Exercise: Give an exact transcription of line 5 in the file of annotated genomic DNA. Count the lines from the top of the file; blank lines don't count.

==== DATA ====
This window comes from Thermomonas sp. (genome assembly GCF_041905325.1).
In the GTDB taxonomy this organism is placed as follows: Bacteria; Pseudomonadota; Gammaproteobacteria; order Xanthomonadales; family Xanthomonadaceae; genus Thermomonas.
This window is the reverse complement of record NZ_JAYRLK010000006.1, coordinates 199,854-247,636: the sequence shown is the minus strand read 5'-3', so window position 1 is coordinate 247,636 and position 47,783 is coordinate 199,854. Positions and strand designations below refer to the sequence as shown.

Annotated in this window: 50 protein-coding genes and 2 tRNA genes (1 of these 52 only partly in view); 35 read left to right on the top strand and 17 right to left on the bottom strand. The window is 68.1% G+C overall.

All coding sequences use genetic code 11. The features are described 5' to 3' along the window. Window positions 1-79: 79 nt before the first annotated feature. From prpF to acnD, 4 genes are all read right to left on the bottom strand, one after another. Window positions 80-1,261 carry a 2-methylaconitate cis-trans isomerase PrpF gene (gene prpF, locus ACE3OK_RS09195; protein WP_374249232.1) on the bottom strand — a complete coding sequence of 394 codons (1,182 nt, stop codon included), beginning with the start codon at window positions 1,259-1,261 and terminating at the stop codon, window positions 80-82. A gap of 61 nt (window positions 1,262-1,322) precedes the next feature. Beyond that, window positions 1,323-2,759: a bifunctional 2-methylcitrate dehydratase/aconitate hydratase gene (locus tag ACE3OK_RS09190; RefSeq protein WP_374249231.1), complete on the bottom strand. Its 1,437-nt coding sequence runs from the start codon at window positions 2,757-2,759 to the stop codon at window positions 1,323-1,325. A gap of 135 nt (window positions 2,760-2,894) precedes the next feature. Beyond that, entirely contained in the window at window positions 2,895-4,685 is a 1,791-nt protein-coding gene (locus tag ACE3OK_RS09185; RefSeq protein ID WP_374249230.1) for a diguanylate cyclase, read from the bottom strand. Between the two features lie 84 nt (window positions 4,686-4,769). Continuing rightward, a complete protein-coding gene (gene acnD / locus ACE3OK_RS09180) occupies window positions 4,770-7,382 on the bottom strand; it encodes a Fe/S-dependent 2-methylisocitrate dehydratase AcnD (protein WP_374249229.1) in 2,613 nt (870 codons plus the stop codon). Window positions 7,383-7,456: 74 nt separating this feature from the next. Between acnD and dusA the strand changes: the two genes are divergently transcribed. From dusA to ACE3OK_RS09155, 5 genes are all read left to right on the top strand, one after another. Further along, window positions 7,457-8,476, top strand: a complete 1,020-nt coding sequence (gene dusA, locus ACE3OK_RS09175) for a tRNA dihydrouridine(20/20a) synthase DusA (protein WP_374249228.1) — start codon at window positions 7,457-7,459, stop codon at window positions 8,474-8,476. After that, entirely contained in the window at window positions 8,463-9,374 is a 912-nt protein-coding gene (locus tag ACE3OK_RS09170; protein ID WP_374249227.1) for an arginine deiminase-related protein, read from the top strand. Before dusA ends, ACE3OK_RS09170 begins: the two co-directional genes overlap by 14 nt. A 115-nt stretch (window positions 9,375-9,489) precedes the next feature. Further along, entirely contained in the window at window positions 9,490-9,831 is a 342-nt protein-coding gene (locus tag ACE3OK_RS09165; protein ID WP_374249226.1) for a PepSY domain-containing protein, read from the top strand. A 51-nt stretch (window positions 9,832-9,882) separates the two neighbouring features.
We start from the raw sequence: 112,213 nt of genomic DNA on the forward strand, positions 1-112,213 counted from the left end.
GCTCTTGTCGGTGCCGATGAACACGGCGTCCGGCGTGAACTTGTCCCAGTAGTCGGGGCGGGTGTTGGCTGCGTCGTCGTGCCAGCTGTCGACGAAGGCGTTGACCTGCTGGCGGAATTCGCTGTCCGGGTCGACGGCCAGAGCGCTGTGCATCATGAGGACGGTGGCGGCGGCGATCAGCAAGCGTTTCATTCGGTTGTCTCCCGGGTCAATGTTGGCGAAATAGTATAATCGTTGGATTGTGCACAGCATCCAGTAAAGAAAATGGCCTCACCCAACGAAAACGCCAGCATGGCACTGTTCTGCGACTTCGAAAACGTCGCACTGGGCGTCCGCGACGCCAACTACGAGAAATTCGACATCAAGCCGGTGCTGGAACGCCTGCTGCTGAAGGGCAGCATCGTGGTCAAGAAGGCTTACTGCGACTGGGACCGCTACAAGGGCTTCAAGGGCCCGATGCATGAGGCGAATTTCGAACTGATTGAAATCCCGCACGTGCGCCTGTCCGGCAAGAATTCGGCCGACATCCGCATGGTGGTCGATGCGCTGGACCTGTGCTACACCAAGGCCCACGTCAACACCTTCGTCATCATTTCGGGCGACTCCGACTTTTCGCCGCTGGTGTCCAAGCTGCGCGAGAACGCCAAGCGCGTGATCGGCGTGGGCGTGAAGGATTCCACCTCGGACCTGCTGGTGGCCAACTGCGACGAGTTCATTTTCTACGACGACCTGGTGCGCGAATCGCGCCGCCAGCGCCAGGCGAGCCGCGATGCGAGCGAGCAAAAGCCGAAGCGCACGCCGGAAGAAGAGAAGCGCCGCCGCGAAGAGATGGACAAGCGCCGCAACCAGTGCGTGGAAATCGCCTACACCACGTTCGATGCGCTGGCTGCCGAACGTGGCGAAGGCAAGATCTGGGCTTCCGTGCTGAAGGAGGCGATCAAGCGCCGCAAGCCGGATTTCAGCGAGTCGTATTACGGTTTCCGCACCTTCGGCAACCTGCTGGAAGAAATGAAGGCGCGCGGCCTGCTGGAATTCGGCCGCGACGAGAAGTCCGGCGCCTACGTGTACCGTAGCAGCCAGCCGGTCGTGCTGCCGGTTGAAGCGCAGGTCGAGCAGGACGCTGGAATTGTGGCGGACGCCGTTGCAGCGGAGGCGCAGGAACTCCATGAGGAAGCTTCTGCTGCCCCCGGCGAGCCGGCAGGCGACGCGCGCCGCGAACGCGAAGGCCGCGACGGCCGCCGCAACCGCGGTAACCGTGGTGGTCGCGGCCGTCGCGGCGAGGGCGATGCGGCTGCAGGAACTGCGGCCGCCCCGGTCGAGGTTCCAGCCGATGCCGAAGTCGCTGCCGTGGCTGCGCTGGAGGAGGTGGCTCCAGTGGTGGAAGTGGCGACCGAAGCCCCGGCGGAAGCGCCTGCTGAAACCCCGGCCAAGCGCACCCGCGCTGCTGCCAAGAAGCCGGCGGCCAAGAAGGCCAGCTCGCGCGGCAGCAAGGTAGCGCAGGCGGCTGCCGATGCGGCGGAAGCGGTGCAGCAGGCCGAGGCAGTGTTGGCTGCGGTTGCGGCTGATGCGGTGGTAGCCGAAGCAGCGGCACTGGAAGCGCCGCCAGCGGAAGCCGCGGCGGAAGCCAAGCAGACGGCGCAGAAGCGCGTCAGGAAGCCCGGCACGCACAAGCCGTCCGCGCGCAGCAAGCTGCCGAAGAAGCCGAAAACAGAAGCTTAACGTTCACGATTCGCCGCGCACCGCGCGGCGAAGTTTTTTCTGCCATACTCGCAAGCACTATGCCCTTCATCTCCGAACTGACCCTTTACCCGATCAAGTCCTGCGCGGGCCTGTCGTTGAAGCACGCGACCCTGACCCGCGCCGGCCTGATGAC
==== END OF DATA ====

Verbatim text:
All coding sequences use genetic code 11. The features are described 5' to 3' along the window. Window positions 1-79: 79 nt before the first annotated feature. From prpF to acnD, 4 genes are all read right to left on the bottom strand, one after another. Window positions 80-1,261 carry a 2-methylaconitate cis-trans isomerase PrpF gene (gene prpF, locus ACE3OK_RS09195; protein WP_374249232.1) on the bottom strand — a complete coding sequence of 394 codons (1,182 nt, stop codon included), beginning with the start codon at window positions 1,259-1,261 and terminating at the stop codon, window positions 80-82. A gap of 61 nt (window positions 1,262-1,322) precedes the next feature. Beyond that, window positions 1,323-2,759: a bifunctional 2-methylcitrate dehydratase/aconitate hydratase gene (locus tag ACE3OK_RS09190; RefSeq protein WP_374249231.1), complete on the bottom strand. Its 1,437-nt coding sequence runs from the start codon at window positions 2,757-2,759 to the stop codon at window positions 1,323-1,325. A gap of 135 nt (window positions 2,760-2,894) precedes the next feature. Beyond that, entirely contained in the window at window positions 2,895-4,685 is a 1,791-nt protein-coding gene (locus tag ACE3OK_RS09185; RefSeq protein ID WP_374249230.1) for a diguanylate cyclase, read from the bottom strand. Between the two features lie 84 nt (window positions 4,686-4,769). Continuing rightward, a complete protein-coding gene (gene acnD / locus ACE3OK_RS09180) occupies window positions 4,770-7,382 on the bottom strand; it encodes a Fe/S-dependent 2-methylisocitrate dehydratase AcnD (protein WP_374249229.1) in 2,613 nt (870 codons plus the stop codon). Window positions 7,383-7,456: 74 nt separating this feature from the next. Between acnD and dusA the strand changes: the two genes are divergently transcribed. From dusA to ACE3OK_RS09155, 5 genes are all read left to right on the top strand, one after another. Further along, window positions 7,457-8,476, top strand: a complete 1,020-nt coding sequence (gene dusA, locus ACE3OK_RS09175) for a tRNA dihydrouridine(20/20a) synthase DusA (protein WP_374249228.1) — start codon at window positions 7,457-7,459, stop codon at window positions 8,474-8,476. After that, entirely contained in the window at window positions 8,463-9,374 is a 912-nt protein-coding gene (locus tag ACE3OK_RS09170; protein ID WP_374249227.1) for an arginine deiminase-related protein, read from the top strand. Before dusA ends, ACE3OK_RS09170 begins: the two co-directional genes overlap by 14 nt. A 115-nt stretch (window positions 9,375-9,489) precedes the next feature. Further along, entirely contained in the window at window positions 9,490-9,831 is a 342-nt protein-coding gene (locus tag ACE3OK_RS09165; protein ID WP_374249226.1) for a PepSY domain-containing protein, read from the top strand. A 51-nt stretch (window positions 9,832-9,882) separates the two neighbouring features.